Zen practices such as meditation and reflection are thought to be best done in clean spaces yielding a peaceful state of mind. However, cleanliness is not only about the physical act; it is more about developing an inner tranquility.

The link between Zen and the purity in Japanese culture illustrates how an organized space is essential for inner harmony. With these principles integrated into your cleaning habits, you will be able to create a peaceful environment that supports your mental and spiritual well-being.

How Tidiness Enhances Positivity

Cleanliness is not just a matter of beauty; it is a route to positivity. An orderly surrounding brightens up the spirit and enhances an optimistic attitude towards life. 

In an organized environment, you have easy access to your stuff and avoid frustration in unnecessary searching. This control of your environment also reflects to control of your own life, hence to increased confidence and a sense of I can. 

In addition, a tidy place can be a refuge from the disorder of the outer world, offering a peaceful refuge for rest and renewal. 

Cleaning in Japan is often an expression of respect and care, preserving the space and thus, also oneself and others who also occupy it. Such respect creates a positive climate where the house and its residents are both successful. You make your life more positive and productive if you keep your space clean.

Why Cleaning the Toilet Brings Luck and Prosperity

Ok, you are probably suprised by this statement. Do Japanese people really think cleaning the toilet brings luck? Yes they do!

Cleaning the toilet in Japan is a sort of a rite – it is said to bring happiness and abundance. The basis of this belief springs from the Shinto religion where cleanliness is akin to godliness. Since toilets are the dirtiest section of the house, they are believed to have spirits dwelling in them. There is even a god of the toilet.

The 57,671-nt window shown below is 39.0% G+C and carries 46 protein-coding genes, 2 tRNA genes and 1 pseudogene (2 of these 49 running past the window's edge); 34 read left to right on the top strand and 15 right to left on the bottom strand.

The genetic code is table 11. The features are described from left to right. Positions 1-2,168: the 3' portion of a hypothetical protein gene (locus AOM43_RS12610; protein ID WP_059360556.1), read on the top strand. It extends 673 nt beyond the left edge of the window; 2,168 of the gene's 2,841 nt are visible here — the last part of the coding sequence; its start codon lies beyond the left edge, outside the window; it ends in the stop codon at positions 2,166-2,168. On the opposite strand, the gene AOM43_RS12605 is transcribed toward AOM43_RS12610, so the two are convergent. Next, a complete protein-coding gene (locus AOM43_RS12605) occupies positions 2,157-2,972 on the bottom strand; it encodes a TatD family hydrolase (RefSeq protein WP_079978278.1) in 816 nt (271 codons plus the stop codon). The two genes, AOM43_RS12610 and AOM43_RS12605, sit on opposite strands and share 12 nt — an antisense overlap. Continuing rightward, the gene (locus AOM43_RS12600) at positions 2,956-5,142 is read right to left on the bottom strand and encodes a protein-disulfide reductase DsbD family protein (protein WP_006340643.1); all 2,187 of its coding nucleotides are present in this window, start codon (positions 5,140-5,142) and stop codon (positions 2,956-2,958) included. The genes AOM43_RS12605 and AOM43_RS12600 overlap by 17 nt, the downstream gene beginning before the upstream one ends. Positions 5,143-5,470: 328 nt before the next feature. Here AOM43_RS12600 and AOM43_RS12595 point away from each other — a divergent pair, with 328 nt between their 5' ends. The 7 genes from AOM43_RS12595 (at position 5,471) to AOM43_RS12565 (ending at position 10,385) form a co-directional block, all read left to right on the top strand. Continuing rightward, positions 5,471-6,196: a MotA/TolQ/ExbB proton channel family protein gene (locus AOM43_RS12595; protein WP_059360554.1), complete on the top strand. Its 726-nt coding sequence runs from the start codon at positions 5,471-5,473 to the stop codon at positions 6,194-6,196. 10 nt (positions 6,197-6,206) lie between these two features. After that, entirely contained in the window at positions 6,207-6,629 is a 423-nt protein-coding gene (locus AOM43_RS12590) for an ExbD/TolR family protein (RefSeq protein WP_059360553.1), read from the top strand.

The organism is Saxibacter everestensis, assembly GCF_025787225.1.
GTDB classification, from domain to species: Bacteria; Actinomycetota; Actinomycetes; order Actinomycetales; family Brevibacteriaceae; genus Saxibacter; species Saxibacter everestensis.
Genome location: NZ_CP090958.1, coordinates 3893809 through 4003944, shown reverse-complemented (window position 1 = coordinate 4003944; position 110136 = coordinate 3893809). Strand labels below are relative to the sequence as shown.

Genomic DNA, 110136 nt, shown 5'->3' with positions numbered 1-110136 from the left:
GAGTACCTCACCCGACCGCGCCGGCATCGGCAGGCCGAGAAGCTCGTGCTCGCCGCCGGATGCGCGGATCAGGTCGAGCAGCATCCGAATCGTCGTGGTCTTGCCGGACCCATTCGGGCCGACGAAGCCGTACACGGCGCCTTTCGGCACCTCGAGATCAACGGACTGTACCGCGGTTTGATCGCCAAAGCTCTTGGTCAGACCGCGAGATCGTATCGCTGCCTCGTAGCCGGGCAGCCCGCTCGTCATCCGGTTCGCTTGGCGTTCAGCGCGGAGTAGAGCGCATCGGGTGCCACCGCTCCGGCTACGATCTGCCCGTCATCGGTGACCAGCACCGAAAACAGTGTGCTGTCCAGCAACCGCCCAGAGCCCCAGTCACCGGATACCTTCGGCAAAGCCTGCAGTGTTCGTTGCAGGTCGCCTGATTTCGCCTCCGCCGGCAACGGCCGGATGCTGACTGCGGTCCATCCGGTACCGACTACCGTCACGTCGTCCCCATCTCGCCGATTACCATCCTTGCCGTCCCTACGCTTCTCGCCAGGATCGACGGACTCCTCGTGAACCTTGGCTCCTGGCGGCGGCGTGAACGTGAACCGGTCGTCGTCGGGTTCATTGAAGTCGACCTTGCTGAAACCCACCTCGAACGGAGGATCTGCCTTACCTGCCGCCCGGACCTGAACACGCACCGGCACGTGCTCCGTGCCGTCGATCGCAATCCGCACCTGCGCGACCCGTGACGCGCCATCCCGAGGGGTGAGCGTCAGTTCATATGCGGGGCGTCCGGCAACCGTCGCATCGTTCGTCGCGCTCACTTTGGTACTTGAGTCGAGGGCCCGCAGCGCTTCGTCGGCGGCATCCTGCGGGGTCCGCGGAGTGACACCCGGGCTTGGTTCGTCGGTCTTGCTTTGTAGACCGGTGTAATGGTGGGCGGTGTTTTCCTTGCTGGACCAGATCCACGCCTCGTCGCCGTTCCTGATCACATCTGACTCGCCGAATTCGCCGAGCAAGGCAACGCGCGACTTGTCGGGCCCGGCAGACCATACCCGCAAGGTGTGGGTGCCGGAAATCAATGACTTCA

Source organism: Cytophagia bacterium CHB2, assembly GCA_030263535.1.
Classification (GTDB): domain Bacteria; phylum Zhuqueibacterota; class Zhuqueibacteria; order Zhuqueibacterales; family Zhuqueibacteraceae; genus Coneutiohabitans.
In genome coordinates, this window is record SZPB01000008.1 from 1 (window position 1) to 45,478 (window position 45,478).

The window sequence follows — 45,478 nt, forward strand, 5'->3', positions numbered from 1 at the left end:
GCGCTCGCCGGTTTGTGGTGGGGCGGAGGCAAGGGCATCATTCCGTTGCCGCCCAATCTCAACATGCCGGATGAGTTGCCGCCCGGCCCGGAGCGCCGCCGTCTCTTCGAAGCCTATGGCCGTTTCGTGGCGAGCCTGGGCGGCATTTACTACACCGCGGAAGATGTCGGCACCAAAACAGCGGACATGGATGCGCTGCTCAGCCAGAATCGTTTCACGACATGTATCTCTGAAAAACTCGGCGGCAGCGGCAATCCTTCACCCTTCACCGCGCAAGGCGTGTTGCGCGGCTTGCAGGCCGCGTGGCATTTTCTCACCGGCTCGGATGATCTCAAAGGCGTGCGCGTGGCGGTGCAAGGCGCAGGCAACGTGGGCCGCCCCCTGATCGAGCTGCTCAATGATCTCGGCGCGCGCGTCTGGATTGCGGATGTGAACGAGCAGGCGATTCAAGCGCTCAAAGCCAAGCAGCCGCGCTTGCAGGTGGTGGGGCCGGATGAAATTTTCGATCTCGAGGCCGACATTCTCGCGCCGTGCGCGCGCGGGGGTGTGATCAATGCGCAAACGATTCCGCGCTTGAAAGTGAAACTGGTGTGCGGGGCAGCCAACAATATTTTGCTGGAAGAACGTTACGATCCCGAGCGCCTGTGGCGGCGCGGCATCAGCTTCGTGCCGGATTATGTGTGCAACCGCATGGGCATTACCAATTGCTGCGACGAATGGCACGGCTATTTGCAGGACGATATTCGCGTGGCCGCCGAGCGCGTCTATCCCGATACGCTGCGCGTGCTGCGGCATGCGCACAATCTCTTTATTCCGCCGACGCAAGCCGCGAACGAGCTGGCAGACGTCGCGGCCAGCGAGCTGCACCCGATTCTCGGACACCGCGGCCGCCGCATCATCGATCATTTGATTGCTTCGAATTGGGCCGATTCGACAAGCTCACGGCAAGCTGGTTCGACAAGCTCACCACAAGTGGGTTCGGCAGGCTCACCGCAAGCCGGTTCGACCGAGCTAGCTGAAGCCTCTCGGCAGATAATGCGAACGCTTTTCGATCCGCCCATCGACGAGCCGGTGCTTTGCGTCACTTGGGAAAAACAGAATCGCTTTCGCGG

The spirits are appeased by washing them, and they are believed to pay you back with good luck. This custom is also related to the concept that performing “ugly” tasks with a smile brings one rewards in the future.

It’s all about showing diligence and thankfulness in every single thing, no matter how little or worthless it may seem. 

Therefore, next time you clean the restroom, think that you polish your luck with the toilet.

Cleaning the toilet is believed to bring luck

Cleaning the toilet is believed to bring luck

Time and Cost vs. benefit: Is it Worth the Effort?

Considering how much time and money one spends at cleaning (and it gets so quickly dirty again!), is it worth it?

When viewed from a Japanese point-of-view, the answer is a clear yes. The beauty of a clean environment comes with more than the instant pleasure alone. 

Regular cleaning forms an economic practice in the long term. Properly kept things are longer lived, requiring less regular replacements. Additionally, effort put into regular cleaning now saves you from costly deep cleans later. The psychological advantages, however, result in value that cannot be expressed economically. 

Even though the beginning may look overwhelming, the long-term benefits of the Japanese cleaning approaches which are both tangible and intangible are worth the investment for your health and wealth.

Spring cleaning gives you not just a clean home, but a calm mind

Spring cleaning gives you not just a clean home, but a calm mind

How to Get Started

The Tools: What Japanese People Use for Cleaning

The first step of your journey into the field of Japanese cleaning methods is learning what the typical tools in Japanese households are used for. 

Necessities include a tawashi scrubber for stubborn stains and a soft-textured shuro brush made of palm fibers that provides a gentle yet thorough cleaning. 

Microfiber cloths are popular for their dust attraction and the polish they provide without leaving any streaks. ‘Hoki’ broom and ‘zokin’ cloth are typical floor cleaning tools.